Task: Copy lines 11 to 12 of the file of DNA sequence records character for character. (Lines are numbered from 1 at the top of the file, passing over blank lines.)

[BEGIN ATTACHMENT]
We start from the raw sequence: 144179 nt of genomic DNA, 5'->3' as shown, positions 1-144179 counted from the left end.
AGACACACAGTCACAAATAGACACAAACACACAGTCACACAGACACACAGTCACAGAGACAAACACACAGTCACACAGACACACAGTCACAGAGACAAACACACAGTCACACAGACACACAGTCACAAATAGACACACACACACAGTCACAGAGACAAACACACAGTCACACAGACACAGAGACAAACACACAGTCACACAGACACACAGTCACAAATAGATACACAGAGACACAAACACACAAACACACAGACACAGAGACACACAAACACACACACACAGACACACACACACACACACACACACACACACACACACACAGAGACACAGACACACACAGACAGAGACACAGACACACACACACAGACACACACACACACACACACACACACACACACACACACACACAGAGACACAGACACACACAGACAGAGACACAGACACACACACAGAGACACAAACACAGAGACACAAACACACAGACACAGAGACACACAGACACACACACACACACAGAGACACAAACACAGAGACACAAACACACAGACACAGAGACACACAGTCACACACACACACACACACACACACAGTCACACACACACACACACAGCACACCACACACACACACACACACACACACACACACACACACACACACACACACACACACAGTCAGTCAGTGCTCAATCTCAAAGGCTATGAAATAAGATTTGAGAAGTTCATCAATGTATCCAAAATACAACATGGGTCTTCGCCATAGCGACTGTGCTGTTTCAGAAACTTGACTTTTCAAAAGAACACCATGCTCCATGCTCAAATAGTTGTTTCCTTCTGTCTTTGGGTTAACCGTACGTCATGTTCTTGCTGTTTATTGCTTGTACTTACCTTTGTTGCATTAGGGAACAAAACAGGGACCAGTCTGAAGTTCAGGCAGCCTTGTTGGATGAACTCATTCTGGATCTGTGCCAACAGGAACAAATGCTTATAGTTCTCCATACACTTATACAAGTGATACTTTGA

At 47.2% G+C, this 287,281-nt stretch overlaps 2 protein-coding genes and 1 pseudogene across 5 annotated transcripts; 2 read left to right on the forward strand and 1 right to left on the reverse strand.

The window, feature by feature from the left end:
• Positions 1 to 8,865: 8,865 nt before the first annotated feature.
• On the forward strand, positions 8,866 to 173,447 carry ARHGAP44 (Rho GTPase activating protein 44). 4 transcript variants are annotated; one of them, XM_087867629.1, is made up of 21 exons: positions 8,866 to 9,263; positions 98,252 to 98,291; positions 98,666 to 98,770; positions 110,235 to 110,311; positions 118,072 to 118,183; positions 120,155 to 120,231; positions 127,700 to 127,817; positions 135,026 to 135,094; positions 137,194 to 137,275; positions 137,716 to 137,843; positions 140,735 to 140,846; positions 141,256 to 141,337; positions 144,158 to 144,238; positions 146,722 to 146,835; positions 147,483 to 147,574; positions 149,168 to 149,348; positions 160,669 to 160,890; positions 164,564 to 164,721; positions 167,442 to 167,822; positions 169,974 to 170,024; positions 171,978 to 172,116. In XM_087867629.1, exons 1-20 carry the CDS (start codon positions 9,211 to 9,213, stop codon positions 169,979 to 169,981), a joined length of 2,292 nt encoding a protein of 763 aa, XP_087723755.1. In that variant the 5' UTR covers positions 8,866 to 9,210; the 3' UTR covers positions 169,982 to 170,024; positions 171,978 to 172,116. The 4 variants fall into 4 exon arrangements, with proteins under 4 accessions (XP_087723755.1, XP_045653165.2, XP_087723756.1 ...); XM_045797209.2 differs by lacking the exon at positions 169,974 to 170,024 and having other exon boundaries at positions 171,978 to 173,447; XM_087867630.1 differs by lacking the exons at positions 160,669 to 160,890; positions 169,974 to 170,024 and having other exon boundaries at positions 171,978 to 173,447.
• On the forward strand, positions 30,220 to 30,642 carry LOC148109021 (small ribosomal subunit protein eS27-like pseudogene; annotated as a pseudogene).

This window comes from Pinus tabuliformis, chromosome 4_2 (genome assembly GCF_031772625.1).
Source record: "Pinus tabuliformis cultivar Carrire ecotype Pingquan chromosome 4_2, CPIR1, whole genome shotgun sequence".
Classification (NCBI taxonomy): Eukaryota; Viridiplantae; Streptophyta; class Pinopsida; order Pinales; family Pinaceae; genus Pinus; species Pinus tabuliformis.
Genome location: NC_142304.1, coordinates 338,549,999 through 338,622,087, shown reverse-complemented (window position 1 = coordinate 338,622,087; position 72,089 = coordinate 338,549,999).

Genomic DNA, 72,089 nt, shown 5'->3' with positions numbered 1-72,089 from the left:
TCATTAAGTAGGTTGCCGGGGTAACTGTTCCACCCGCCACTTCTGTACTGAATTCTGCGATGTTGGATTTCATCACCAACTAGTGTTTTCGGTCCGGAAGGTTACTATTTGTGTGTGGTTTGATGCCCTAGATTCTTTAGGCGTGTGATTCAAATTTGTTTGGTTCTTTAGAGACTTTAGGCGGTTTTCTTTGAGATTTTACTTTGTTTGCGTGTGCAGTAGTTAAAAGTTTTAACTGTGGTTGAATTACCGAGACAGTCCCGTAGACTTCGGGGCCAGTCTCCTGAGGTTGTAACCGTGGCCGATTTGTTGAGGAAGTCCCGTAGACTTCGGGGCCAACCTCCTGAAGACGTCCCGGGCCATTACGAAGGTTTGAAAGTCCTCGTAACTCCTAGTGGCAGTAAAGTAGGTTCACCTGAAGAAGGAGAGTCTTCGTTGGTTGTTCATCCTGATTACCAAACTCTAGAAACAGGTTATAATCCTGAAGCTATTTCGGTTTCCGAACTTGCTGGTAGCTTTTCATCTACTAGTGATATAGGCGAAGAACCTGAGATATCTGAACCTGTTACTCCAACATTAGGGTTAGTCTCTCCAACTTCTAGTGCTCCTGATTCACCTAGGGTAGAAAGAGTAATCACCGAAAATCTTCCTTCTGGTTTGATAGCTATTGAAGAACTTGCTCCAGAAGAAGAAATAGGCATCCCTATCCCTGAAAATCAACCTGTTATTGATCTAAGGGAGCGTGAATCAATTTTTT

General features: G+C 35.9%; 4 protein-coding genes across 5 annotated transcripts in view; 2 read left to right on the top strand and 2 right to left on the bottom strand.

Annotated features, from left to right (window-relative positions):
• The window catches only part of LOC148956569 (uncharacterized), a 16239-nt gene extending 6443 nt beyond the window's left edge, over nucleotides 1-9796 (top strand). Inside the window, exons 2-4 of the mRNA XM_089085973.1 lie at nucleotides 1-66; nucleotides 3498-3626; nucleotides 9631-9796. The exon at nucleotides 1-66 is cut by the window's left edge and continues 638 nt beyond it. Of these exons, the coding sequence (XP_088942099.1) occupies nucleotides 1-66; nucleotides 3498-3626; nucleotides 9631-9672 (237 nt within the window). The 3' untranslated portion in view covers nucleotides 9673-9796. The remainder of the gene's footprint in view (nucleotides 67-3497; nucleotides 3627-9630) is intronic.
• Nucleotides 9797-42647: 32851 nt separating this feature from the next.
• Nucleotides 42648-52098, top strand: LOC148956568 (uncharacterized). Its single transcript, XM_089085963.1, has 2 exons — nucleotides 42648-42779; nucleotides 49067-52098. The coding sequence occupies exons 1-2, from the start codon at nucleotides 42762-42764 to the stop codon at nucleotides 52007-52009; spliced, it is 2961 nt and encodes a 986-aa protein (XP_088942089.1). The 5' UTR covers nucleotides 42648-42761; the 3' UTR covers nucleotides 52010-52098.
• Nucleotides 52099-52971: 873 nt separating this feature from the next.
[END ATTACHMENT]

Genome location: NC_142304.1, coordinates 338,549,999 through 338,622,087, shown reverse-complemented (window position 1 = coordinate 338,622,087; position 72,089 = coordinate 338,549,999).

Genomic DNA, 72,089 nt, shown 5'->3' with positions numbered 1-72,089 from the left: